Saturday is an historic day for the Aupouri people of the Far North, with the iwi being the first of the Muriwhenua tribes to sign off on a Treaty settlement with the Crown.
Another iwi, Te Rarawa, has begun a series of hui to decide whether to accept their proposed Treaty settlement.
Te Aupouri rangatira will sign their deed of settlement with the Treaty Negotiations Minister, Chris Finlayson, in a ceremony at Potahi marae in Te Kao.
Te Aupouri is one of the five iwi whose land claims were lodged with the Waitangi Tribunal in 1987, by the late Tai Tokerau leader, Matiu Rata.
The Tribunal upheld the claim ten years later, but settlement was delayed as the iwi pursued separate settlements involving many assets claimed in common, including the Aupouri forest and Ninety Mile Beach.
Potahi marae was the scene of the first Tribunal hearing of the massive claim in 1990.
Te Aupouri will receive $21 million in compensation from the Crown - enough to buy back two Landcorp farms and other property in the poverty-stricken area.
It will also gain the right to administer Ninety Mile Beach in a joint arrangement with the other iwi, and local councils.
Three of the four other Muriwhenua tribes are also moving towards settlement.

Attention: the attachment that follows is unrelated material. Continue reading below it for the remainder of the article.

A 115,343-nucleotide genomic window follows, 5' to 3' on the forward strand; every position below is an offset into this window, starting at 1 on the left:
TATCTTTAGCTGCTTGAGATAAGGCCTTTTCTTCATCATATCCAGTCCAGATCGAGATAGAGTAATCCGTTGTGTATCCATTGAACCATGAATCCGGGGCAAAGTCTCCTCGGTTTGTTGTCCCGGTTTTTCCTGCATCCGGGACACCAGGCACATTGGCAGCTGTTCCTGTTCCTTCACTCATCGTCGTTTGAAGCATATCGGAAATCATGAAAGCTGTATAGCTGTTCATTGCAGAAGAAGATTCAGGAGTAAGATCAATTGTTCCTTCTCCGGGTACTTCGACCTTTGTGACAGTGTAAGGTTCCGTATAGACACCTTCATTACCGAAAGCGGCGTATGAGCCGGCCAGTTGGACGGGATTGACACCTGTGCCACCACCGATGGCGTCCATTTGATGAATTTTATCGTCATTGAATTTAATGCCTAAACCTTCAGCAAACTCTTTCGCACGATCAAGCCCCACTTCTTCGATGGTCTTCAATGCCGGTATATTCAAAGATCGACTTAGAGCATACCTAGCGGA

But Ngati Kahu, led by Margaret Mutu, has abandoned negotiations and gone back to the Tribunal to ask it to order the return of lands taken by the Crown.
Te Rararawa discuss their Treaty claim
Te Rarawa is the largest of the five Muriwhenua tribes, and stands to gain nearly $34 million, along with Crown assets including two Landcorp farms, in a deal that's taken 10 years to negotiate.
The iwi will also gain the right to administer Ninety Mile Beach and some conservation land, in a joint arrangement with other Muriwhenua tribes, and local councils.
Te Rarawa's chairman, Haami Piripi, says it's become apparent at hui this week that some whanau fear the settlement will compromise the Maori sovereignty claim.
Far North iwi, including Ngapuhi, say they did not cede sovereignty to the Crown when they signed the Treaty.
But Mr Piripi says the sovereignty claim relates to the Declaration of Independence of 1835, and the proposed Te Rarawa settlement is for grievances arising after 1840, when the treaty was signed.
He says ratifying the settlement will not stop iwi from pursuing the sovereignty claim or the issue of un-extinguished native title.
Mr Piripi says Te Rarawa's ratification hui will continue over the coming weeks, ending in the Far North in late February.